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United States v. Ruggiero

United States Court of Appeals, Eleventh Circuit

June 30, 2015

UNITED STATES OF AMERICA, Plaintiff-Appellee,
v.
LOUIS RUGGIERO, Defendant-Appellant

Page 1282

Appeal from the United States District Court for the Middle District of Florida. D.C. Docket No. 6:13-cr-00032-RBD-TBS-1.

For United States of America, Plaintiff - Appellee: Roberta Josephina Bodnar, U.S. Attorney's Office, Orlando, FL; Todd B. Grandy, Arthur Lee Bentley III, U.S. Attorney's Office, Tampa, FL; Nicole M. Andrejko, Karen L. Gable, Joseph Michael Schuster, U.S. Attorney's Office, Orlando, FL.

For Louis Ruggiero, Defendant - Appellant: Mark L. Horwitz, Cassandra Snapp, Law Offices of Mark L. Horwitz, PA, Orlando, FL; Louis Ruggiero, FCI Fort Dix - Inmate Legal Mail, Fort Dix, NJ; Thomas Devlin Sommerville, Law Office of Thomas D. Sommerville, PA, Orlando, FL.

Before ED CARNES, Chief Judge, COX and GILMAN,[*] Circuit Judges.

OPINION

Page 1283

ED CARNES, Chief Judge:

Louis Ruggiero pleaded guilty to producing child pornography, in violation of 18 U.S.C. § 2251(a). As a condition of that plea, he reserved the right to appeal the district court's denial of his motion to dismiss the indictment. On appeal, he contends that § 2251(a), both facially and as applied, is unconstitutional under the Fifth and Sixth Amendments because it does not require the government to prove that a defendant knew that his victim was a minor. Ruggiero's minor premise (the statute does not require proof that the defendant knew the victim was underage) is correct, but his major premise (it is constitutionally required to do so) and his conclusion (therefore it is unconstitutional) are not.

I. Background

Ruggiero was 31 years old when he sent 15-year-old K.M. a Facebook " friend request." After chatting online for a few weeks, Ruggiero convinced K.M. to meet him. They met near K.M.'s home, and he drove her to his house, where he had sex with her for the first time. Over the next few months, Ruggiero persuaded K.M. to participate in more sexual conduct, including performing oral sex on him and posing nude on his bed. He used his cell phone camera to take pictures of K.M. in these and other sexually explicit positions.

Page 1284

A few months later, responding to an online advertisement, Ruggiero solicited sex with what he believed to be a 13-year-old girl and her stepfather. It turned out that the girl did not exist and her " stepfather" was an undercover officer. After Ruggiero was arrested, law enforcement agents found the pornographic photos of 15-year-old K.M. saved on his computer.

Ruggiero was indicted on three counts of enticing a minor to engage in sexually explicit conduct in order to produce child pornography, in violation of 18 U.S.C. § 2251(a), one count of attempting to entice a minor to engage in sexual activity, in violation of 18 U.S.C. § 2422(b), and one count of possession of child pornography, in violation of 18 U.S.C. § 2252A(a)(5)(B). Ruggiero filed a motion to dismiss the indictment. He argued, among other things, that 18 U.S.C. § 2251(a) violates the Fifth and Sixth Amendments because knowledge of the victim's age is neither an element of the offense nor available as an affirmative defense.[1] If knowledge of age were an element or an affirmative defense, Ruggiero asserted, he would go to trial and introduce evidence that he came to know K.M. through an adults-only website and she had told him that she was 18 years old or older. The district court ruled that § 2251(a) is constitutional and denied Ruggiero's motion to dismiss the indictment.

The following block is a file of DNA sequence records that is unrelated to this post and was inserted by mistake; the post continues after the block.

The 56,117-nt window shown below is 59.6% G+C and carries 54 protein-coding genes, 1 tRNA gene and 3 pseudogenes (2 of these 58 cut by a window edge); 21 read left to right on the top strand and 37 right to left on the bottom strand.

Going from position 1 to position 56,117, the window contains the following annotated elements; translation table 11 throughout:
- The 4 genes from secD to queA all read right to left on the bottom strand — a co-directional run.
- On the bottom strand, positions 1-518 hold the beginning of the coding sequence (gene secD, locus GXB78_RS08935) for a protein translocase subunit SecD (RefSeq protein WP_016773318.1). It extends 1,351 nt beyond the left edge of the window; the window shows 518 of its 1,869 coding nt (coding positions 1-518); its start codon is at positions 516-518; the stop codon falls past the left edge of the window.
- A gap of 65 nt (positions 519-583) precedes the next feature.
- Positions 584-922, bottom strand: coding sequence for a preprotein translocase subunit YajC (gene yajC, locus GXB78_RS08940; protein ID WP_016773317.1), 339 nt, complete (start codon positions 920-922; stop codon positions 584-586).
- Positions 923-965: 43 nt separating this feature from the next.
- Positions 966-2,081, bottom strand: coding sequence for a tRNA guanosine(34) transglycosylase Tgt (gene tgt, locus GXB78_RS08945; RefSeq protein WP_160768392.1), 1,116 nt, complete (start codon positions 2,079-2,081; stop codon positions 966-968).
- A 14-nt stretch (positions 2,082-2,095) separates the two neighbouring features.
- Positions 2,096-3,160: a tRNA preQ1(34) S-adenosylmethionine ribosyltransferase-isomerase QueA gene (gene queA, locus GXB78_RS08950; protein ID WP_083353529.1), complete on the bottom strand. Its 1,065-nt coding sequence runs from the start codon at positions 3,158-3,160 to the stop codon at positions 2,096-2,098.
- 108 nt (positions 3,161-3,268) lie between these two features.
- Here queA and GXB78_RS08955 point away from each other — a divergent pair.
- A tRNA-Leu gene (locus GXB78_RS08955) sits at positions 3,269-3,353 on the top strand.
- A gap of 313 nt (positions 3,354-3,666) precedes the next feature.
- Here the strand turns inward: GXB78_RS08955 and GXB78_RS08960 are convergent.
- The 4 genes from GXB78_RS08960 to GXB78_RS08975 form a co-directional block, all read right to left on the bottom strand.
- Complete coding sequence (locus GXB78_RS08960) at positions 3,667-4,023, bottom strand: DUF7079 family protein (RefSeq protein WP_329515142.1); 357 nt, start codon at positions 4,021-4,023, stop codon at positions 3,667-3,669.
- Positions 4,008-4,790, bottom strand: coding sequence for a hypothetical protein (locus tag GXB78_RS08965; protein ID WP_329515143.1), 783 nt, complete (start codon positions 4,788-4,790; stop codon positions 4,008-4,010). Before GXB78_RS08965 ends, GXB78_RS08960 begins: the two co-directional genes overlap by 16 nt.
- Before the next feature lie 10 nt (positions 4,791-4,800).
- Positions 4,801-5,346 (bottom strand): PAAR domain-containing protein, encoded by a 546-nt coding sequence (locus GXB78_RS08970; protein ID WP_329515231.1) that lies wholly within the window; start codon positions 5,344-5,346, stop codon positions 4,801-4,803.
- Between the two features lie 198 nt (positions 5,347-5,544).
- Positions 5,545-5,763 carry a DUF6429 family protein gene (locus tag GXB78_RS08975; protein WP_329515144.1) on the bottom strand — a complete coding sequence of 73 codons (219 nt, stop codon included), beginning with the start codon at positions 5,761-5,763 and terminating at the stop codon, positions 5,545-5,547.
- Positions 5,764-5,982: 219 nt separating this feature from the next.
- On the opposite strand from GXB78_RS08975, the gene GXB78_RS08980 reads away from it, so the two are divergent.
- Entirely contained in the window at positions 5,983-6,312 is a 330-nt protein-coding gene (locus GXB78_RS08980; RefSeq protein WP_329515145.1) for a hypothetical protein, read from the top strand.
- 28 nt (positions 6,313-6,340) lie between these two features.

Ruggiero eventually pleaded guilty to one count of sexual exploitation of a minor, in violation of 18 U.S.C. § 2251(a), and one count of attempting to entice a minor to engage in sexual activity, in violation of 18 U.S.C. § 2422(b). As a condition to his guilty plea on the first offense, he reserved the right to appeal the court's denial of his motion to dismiss as it pertained to the constitutionality of § 2251(a). This is that appeal.

II. Discussion

Ruggiero contends that we should reverse his conviction because § 2251(a) is unconstitutional both on its face and as applied to him in this case. He argues, among other things, that § 2251(a) violates the Fifth Amendment's Due Process Clause " because it eliminates the element of mens rea from a criminal offense which is not a public welfare offense and which carries a severe penalty," and violates the Sixth Amendment's jury trial guarantee because " it deprives an accused of the right to have a jury determine the single fact that makes otherwise legal conduct illegal." We review de novo challenges to a statute's constitutionality, applying a strong presumption of validity. United States v. Lebowitz, 676 F.3d 1000, 1012 (11th Cir. 2012).

Section § 2251(a) is the " production" section of a broad regulatory scheme that prohibits the production, receipt, distribution, and possession of child pornography. See 18 U.S.C. § § ...


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